meet with Fonda but announced to his captors that
      he planned on telling her how horrid conditions in
      North Vietnamese prison camps really were.

      "Because of this," the narrative continues, "I spent
      three days on a rocky floor on my knees with
      outstretched arms with a piece of steel placed on my
      hands, and beaten with a bamboo cane every time
      my arms dipped."

      Those words were written by Michael Benge, a
      civilian advisor captured by the Viet Cong in 1968
      and held as a POW for 5 years. When I contacted
      him, he confirmed that the story was indeed his, and
      true.

      Benge's original statement, entitled "Shame on Jane,"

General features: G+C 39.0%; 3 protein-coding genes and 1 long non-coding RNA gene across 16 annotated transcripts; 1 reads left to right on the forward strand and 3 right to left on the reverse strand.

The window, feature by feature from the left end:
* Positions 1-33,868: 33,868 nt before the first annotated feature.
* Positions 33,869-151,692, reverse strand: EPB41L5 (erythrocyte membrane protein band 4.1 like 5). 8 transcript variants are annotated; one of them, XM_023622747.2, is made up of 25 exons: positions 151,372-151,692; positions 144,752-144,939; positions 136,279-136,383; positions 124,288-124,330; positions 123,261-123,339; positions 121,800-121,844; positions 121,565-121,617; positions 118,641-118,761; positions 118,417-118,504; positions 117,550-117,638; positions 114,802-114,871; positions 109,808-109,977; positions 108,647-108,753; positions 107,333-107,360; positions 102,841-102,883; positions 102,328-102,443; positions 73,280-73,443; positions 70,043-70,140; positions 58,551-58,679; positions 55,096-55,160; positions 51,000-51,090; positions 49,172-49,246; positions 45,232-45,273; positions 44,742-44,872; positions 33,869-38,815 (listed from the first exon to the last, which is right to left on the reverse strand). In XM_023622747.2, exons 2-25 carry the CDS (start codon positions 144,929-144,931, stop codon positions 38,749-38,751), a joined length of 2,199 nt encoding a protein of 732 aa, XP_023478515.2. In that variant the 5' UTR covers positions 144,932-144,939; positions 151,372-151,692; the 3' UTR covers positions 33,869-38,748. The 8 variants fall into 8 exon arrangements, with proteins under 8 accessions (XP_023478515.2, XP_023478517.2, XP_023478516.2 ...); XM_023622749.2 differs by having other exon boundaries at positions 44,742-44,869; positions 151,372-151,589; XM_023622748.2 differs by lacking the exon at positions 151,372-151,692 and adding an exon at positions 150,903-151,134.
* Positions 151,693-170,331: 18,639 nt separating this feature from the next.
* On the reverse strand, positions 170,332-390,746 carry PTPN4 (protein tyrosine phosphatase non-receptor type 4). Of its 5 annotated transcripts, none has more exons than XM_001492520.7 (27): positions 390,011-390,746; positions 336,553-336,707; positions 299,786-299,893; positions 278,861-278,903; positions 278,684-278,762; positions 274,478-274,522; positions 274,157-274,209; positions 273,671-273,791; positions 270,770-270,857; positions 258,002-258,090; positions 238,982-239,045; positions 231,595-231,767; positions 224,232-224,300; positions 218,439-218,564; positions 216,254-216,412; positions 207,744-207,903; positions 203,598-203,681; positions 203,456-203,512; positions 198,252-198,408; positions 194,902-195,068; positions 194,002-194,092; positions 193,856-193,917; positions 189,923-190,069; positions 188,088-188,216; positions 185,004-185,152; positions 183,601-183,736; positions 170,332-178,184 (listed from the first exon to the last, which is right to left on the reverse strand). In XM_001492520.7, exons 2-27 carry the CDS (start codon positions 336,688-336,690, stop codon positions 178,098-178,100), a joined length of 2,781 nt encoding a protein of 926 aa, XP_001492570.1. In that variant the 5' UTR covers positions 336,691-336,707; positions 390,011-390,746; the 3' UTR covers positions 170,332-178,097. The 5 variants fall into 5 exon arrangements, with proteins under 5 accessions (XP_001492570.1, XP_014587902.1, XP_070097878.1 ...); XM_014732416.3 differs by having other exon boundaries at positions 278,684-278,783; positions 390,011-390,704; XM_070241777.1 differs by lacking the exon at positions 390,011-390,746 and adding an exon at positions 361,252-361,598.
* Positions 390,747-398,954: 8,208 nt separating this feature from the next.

was published in April by the Advocacy and
      Intelligence Network for POWs and MIAs. The
      nameless, faceless author of the "Hanoi Jane"
      message evidently picked it up from a Web page or
      a newsgroup and combined it with fabricated stories
      to create the forwarded text. Some versions now
      circulate with Benge's name appended, others quote
      his statement anonymously.

      "None of us are members of the Jane Fonda
      Fan Club"
      A good cause is never well-served by lies, and that's
      how all of the ex-POWs I spoke to or corresponded
      with about the falsehoods in this message felt. Paul
      Galanti said: "None of us are members of the Jane
      Fonda Fan Club, but these fabrications are
      something she just did not do."

      No one had an answer to the question "Who made
      up these stories and why?" but both Carrigan and
      McGrath expressed doubt that it was a POW.

      "She did enough to place her name in the trash bin of
      history," McGrath explained. "None of us need to
      make up stories on her."

      Jane Fonda could not be reached for comment.